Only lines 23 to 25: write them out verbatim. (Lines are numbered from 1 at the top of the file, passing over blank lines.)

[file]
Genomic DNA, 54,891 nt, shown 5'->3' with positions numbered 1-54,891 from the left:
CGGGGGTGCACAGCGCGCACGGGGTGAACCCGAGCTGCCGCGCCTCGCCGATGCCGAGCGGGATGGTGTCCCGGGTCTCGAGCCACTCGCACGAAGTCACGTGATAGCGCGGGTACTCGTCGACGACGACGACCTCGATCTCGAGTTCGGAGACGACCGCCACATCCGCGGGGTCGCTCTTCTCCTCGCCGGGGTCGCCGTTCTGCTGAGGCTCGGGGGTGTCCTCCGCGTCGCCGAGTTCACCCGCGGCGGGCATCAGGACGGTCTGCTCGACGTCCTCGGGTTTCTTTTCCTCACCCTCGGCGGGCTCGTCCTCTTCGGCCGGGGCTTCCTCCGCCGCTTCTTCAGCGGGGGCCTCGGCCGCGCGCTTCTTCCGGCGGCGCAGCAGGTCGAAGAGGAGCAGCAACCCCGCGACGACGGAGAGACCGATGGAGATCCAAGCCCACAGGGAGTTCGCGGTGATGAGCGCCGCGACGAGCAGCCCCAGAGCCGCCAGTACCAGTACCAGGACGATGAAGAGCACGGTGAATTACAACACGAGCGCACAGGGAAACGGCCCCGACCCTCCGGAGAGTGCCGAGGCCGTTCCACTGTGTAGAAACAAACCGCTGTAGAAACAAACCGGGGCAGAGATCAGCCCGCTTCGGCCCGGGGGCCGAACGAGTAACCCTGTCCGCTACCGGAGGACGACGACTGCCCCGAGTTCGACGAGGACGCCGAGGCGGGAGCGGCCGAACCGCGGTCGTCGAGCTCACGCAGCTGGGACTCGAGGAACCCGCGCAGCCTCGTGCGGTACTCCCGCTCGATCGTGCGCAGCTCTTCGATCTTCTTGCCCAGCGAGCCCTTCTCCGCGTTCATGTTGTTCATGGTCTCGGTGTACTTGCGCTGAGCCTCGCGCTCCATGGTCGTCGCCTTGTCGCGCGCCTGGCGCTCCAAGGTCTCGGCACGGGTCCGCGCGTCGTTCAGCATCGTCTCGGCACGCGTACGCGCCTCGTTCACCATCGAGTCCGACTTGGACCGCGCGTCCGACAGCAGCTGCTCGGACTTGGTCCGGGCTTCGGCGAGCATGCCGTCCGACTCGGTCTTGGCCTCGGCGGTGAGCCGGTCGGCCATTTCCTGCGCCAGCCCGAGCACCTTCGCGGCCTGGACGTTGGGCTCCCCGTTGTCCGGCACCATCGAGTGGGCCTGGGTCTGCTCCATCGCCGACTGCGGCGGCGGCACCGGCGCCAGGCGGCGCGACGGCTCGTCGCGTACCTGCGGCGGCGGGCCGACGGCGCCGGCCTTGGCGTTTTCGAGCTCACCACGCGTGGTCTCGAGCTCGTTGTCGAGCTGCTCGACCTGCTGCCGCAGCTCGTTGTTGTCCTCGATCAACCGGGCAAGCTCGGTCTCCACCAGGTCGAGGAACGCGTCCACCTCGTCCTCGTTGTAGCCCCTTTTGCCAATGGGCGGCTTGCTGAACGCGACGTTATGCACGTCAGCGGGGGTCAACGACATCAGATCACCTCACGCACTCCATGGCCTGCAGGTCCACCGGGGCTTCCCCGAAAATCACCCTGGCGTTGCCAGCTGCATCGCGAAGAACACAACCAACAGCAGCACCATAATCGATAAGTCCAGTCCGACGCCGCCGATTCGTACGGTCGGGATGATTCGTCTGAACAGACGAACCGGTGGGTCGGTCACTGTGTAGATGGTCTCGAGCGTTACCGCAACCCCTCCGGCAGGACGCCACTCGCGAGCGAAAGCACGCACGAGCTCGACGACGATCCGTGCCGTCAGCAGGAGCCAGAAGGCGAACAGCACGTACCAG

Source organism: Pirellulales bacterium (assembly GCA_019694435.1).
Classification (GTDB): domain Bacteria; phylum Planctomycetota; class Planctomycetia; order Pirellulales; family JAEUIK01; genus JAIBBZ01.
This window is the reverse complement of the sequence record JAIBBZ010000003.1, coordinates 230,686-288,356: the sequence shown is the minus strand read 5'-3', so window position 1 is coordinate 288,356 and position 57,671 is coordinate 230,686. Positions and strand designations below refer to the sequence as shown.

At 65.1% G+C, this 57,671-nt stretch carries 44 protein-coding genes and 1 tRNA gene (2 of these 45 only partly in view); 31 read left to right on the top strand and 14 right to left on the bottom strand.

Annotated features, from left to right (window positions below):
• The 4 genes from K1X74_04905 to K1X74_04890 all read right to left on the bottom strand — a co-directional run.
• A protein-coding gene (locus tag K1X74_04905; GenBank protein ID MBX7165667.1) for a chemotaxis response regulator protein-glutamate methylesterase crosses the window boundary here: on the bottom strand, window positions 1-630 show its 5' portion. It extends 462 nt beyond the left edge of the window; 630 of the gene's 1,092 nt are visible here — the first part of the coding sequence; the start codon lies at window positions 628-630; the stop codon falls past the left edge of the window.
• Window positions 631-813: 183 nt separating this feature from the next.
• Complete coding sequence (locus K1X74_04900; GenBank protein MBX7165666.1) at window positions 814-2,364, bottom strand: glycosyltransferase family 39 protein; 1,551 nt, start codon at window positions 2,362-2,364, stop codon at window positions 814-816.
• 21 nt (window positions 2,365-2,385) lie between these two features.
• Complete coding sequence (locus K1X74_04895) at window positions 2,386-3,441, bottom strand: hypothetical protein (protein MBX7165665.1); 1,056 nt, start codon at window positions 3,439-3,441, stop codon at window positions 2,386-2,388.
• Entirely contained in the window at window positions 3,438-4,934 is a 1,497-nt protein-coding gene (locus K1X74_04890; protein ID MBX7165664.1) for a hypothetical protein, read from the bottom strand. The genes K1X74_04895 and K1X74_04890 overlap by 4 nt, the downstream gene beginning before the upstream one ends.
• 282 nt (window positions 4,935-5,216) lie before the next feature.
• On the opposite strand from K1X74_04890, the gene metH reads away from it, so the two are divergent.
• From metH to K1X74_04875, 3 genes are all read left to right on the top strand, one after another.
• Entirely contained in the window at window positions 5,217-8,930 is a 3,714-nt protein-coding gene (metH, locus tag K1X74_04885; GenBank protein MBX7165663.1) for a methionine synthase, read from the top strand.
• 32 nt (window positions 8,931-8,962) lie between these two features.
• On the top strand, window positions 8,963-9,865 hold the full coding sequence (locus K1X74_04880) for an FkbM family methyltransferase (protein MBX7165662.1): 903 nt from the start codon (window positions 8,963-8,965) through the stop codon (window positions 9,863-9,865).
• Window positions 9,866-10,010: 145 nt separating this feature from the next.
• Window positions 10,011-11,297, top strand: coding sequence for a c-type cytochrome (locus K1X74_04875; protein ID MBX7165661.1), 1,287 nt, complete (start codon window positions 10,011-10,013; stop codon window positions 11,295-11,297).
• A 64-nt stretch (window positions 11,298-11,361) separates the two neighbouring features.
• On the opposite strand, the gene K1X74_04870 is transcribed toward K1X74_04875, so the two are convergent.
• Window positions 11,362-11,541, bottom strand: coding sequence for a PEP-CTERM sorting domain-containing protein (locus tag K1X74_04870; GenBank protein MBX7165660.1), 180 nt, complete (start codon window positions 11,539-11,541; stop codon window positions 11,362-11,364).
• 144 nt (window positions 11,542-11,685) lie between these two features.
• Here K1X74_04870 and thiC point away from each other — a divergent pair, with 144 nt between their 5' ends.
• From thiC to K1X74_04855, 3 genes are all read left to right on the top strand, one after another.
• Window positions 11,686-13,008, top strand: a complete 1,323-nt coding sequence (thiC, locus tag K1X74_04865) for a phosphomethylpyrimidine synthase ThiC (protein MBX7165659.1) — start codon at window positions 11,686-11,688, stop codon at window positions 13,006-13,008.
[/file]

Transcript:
• A 64-nt stretch (window positions 11,298-11,361) separates the two neighbouring features.
• On the opposite strand, the gene K1X74_04870 is transcribed toward K1X74_04875, so the two are convergent.
• Window positions 11,362-11,541, bottom strand: coding sequence for a PEP-CTERM sorting domain-containing protein (locus tag K1X74_04870; GenBank protein MBX7165660.1), 180 nt, complete (start codon window positions 11,539-11,541; stop codon window positions 11,362-11,364).